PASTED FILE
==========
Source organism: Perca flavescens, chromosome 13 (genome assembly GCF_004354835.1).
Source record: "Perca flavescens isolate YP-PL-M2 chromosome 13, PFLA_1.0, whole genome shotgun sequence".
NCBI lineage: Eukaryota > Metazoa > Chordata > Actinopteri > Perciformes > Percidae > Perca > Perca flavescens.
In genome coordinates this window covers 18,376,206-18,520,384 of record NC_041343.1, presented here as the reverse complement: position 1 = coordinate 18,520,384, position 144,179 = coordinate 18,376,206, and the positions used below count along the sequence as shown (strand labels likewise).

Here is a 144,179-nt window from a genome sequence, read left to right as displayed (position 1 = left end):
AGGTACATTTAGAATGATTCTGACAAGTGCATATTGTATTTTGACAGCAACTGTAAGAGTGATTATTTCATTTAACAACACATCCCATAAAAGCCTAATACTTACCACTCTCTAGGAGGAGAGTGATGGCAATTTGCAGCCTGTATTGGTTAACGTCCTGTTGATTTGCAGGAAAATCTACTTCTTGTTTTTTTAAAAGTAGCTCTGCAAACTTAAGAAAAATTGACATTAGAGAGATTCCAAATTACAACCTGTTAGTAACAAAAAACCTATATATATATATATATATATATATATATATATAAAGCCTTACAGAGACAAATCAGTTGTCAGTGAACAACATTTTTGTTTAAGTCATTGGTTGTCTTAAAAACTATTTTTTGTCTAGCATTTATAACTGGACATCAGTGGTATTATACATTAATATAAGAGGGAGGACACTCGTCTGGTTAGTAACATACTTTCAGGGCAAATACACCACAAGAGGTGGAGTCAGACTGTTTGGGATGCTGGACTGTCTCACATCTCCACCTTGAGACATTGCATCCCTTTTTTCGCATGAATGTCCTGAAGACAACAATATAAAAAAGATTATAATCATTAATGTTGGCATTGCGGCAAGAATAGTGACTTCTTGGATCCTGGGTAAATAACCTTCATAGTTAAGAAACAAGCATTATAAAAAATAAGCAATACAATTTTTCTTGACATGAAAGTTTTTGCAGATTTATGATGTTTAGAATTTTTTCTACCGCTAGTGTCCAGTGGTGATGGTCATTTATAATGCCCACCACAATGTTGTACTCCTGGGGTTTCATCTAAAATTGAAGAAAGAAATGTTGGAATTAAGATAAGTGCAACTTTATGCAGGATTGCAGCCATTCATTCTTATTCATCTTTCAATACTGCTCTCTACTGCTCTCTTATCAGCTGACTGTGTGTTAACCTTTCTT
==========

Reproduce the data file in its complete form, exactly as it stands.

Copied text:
Source organism: Perca flavescens, chromosome 13 (genome assembly GCF_004354835.1).
Source record: "Perca flavescens isolate YP-PL-M2 chromosome 13, PFLA_1.0, whole genome shotgun sequence".
NCBI lineage: Eukaryota > Metazoa > Chordata > Actinopteri > Perciformes > Percidae > Perca > Perca flavescens.
In genome coordinates this window covers 18,376,206-18,520,384 of record NC_041343.1, presented here as the reverse complement: position 1 = coordinate 18,520,384, position 144,179 = coordinate 18,376,206, and the positions used below count along the sequence as shown (strand labels likewise).

Here is a 144,179-nt window from a genome sequence, read left to right as displayed (position 1 = left end):
AGGTACATTTAGAATGATTCTGACAAGTGCATATTGTATTTTGACAGCAACTGTAAGAGTGATTATTTCATTTAACAACACATCCCATAAAAGCCTAATACTTACCACTCTCTAGGAGGAGAGTGATGGCAATTTGCAGCCTGTATTGGTTAACGTCCTGTTGATTTGCAGGAAAATCTACTTCTTGTTTTTTTAAAAGTAGCTCTGCAAACTTAAGAAAAATTGACATTAGAGAGATTCCAAATTACAACCTGTTAGTAACAAAAAACCTATATATATATATATATATATATATATATATATAAAGCCTTACAGAGACAAATCAGTTGTCAGTGAACAACATTTTTGTTTAAGTCATTGGTTGTCTTAAAAACTATTTTTTGTCTAGCATTTATAACTGGACATCAGTGGTATTATACATTAATATAAGAGGGAGGACACTCGTCTGGTTAGTAACATACTTTCAGGGCAAATACACCACAAGAGGTGGAGTCAGACTGTTTGGGATGCTGGACTGTCTCACATCTCCACCTTGAGACATTGCATCCCTTTTTTCGCATGAATGTCCTGAAGACAACAATATAAAAAAGATTATAATCATTAATGTTGGCATTGCGGCAAGAATAGTGACTTCTTGGATCCTGGGTAAATAACCTTCATAGTTAAGAAACAAGCATTATAAAAAATAAGCAATACAATTTTTCTTGACATGAAAGTTTTTGCAGATTTATGATGTTTAGAATTTTTTCTACCGCTAGTGTCCAGTGGTGATGGTCATTTATAATGCCCACCACAATGTTGTACTCCTGGGGTTTCATCTAAAATTGAAGAAAGAAATGTTGGAATTAAGATAAGTGCAACTTTATGCAGGATTGCAGCCATTCATTCTTATTCATCTTTCAATACTGCTCTCTACTGCTCTCTTATCAGCTGACTGTGTGTTAACCTTTCTT